When a person is asleep, the BRAC can be seen cycling between lighter and deeper sleep. Where the diagram points to the resting phases (the time when people are more likely to fall asleep) as being the low trough of a wave, it is referring to a low level of brain wave activity. This trough in the cycle will be experienced as a wave of tiredness that washes over the person, making it hard for them to stay awake unless they are involved in an engaging activity.

The relevance of the BRAC for going to sleep is apparent. People are much more likely to sleep if the timing of their attempt to sleep coincides with the rest phase of the BRAC. If the person is trying to force sleep during the activity phase (because sleep at this time fits their plans, if not their brains), they are not likely to succeed; everything in their brain is working against their best efforts, and frustration will ensue. This understanding of sleep coming to us in waves is totally opposite to the notion of trying to make oneself sleep. Like digestion and circulation, sleep is a function of the organism that no conscious effort can force. In fact, any effort to force sleep will most likely interfere with the natural ability to be taken by the next wave of sleepiness. The best we can do is to foster the conditions that will allow sleep to occur.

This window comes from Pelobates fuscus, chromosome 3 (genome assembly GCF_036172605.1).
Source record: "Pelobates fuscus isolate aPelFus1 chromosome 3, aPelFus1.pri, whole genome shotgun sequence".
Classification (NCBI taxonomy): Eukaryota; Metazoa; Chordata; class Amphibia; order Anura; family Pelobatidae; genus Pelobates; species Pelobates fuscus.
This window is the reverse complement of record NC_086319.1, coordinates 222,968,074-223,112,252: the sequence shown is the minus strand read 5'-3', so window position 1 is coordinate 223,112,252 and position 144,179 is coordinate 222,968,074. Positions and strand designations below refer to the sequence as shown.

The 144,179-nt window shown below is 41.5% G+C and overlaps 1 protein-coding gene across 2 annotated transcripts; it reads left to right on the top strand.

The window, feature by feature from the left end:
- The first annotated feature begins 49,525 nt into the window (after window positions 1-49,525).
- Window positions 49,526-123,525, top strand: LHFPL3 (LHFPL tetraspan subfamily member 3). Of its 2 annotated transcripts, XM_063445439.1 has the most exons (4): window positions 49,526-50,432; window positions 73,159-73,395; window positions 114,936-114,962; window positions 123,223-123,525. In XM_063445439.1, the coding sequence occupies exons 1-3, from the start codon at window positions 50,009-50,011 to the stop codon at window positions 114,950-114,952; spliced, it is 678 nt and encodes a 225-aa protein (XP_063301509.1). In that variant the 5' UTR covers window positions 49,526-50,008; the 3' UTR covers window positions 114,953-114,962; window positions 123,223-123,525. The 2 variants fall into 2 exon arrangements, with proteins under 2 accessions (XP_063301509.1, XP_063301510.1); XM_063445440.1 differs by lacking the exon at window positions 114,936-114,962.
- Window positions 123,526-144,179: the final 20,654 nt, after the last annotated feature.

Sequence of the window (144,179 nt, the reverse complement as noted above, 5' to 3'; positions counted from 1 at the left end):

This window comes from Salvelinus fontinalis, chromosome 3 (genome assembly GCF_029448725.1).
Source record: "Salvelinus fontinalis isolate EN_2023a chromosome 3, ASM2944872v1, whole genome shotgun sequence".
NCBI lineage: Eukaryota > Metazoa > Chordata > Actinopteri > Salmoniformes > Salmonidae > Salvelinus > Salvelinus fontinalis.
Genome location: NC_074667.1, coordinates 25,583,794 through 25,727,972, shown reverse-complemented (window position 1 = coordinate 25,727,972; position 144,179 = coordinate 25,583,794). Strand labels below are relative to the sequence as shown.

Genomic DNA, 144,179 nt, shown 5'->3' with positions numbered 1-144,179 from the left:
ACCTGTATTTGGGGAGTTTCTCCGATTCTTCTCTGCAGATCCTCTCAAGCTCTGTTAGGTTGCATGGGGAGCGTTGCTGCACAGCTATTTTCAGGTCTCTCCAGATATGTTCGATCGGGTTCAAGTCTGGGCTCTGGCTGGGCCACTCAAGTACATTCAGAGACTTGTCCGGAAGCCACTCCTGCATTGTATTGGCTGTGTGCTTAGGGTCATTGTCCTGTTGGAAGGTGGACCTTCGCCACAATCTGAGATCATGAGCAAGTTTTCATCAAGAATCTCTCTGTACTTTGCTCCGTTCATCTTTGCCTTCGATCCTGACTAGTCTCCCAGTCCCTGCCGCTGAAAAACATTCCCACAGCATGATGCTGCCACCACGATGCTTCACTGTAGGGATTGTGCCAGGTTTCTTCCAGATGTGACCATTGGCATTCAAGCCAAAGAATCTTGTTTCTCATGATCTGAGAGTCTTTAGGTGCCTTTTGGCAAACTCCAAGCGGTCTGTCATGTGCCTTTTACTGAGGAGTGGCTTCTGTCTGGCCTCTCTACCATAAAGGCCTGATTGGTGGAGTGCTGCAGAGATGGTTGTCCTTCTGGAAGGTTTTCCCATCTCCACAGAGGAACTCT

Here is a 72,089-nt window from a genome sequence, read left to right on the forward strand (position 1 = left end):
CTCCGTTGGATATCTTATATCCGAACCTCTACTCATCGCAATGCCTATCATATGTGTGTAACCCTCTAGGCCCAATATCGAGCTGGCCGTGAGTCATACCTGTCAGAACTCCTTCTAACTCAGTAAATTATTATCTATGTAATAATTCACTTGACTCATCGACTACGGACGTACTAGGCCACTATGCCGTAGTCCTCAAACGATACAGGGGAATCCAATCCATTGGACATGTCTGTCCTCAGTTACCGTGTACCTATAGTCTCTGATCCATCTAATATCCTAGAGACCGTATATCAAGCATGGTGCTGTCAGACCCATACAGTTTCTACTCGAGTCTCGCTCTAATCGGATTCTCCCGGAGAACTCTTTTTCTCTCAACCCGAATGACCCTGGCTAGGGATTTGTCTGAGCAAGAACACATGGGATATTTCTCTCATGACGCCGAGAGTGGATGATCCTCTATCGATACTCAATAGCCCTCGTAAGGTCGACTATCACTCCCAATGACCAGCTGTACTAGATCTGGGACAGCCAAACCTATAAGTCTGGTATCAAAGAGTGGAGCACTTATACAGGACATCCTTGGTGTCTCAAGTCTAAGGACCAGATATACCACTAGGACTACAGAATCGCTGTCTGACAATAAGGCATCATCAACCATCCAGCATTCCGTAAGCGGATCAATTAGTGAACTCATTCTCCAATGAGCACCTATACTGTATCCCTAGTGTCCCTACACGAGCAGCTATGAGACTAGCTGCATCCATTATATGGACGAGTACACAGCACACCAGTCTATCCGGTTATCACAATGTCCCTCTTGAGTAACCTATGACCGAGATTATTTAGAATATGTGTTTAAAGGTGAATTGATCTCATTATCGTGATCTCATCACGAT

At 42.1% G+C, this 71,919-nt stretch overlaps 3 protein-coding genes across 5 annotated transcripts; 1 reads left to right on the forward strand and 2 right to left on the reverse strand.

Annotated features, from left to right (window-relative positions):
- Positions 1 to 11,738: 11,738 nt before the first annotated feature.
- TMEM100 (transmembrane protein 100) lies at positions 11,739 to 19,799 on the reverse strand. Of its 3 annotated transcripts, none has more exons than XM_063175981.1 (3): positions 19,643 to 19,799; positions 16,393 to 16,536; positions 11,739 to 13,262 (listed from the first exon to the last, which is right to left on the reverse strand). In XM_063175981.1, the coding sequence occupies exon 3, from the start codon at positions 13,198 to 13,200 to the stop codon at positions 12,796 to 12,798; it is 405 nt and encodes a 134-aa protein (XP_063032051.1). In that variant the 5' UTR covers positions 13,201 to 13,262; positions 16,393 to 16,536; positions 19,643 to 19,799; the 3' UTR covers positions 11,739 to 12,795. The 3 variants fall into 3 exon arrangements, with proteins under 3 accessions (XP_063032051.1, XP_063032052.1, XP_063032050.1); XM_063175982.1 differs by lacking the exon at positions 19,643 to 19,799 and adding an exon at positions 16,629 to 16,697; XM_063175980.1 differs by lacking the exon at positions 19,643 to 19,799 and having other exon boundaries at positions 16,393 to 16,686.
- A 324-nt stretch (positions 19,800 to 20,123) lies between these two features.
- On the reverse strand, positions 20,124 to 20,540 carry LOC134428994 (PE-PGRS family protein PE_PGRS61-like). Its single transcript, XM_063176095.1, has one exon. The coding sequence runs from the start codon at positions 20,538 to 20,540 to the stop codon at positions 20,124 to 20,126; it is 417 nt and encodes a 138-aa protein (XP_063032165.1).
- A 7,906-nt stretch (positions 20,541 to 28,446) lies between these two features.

People can make themselves entirely anxious about sleep so that they end up trying too hard to make it happen. Waves of sleepiness can carry the person along if they have not weighed themselves down with excessive anxiety about getting to sleep. There are many other factors that can interfere with catching the next wave as well, but what people do to themselves in generating sleep anxiety is a primary issue. As a recreational surfer, I regularly encounter skinny young guys getting all the waves; middle-aged people such as myself, being heavier than our younger counterparts, generally have to work a lot harder to catch waves. Young surfers seem to require minimal exertion, one or two paddles, to be taken along by the next wave. So, just as being physically light is an advantage to catching waves in the surf, being psychologically “light” is conducive to catching BRAC waves for sleep.